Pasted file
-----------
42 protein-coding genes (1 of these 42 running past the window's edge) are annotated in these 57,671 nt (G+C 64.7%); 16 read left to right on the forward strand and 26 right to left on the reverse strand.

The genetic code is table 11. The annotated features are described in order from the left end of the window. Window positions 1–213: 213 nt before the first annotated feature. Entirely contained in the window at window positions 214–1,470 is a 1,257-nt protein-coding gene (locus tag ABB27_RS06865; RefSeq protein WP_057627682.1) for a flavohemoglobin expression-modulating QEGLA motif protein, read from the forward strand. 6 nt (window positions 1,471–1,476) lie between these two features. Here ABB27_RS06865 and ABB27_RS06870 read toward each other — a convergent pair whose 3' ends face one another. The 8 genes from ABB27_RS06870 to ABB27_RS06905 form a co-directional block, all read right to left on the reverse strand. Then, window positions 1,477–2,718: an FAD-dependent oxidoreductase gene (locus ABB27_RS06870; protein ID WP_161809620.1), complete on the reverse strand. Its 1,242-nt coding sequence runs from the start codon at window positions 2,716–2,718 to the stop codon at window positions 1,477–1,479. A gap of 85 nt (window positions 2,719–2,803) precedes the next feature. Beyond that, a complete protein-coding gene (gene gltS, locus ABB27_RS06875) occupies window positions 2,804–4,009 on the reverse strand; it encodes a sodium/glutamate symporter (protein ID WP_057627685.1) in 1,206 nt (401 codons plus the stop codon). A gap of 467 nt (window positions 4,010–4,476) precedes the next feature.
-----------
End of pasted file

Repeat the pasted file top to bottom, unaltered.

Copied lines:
42 protein-coding genes (1 of these 42 running past the window's edge) are annotated in these 57,671 nt (G+C 64.7%); 16 read left to right on the forward strand and 26 right to left on the reverse strand.

The genetic code is table 11. The annotated features are described in order from the left end of the window. Window positions 1–213: 213 nt before the first annotated feature. Entirely contained in the window at window positions 214–1,470 is a 1,257-nt protein-coding gene (locus tag ABB27_RS06865; RefSeq protein WP_057627682.1) for a flavohemoglobin expression-modulating QEGLA motif protein, read from the forward strand. 6 nt (window positions 1,471–1,476) lie between these two features. Here ABB27_RS06865 and ABB27_RS06870 read toward each other — a convergent pair whose 3' ends face one another. The 8 genes from ABB27_RS06870 to ABB27_RS06905 form a co-directional block, all read right to left on the reverse strand. Then, window positions 1,477–2,718: an FAD-dependent oxidoreductase gene (locus ABB27_RS06870; protein ID WP_161809620.1), complete on the reverse strand. Its 1,242-nt coding sequence runs from the start codon at window positions 2,716–2,718 to the stop codon at window positions 1,477–1,479. A gap of 85 nt (window positions 2,719–2,803) precedes the next feature. Beyond that, a complete protein-coding gene (gene gltS, locus ABB27_RS06875) occupies window positions 2,804–4,009 on the reverse strand; it encodes a sodium/glutamate symporter (protein ID WP_057627685.1) in 1,206 nt (401 codons plus the stop codon). A gap of 467 nt (window positions 4,010–4,476) precedes the next feature.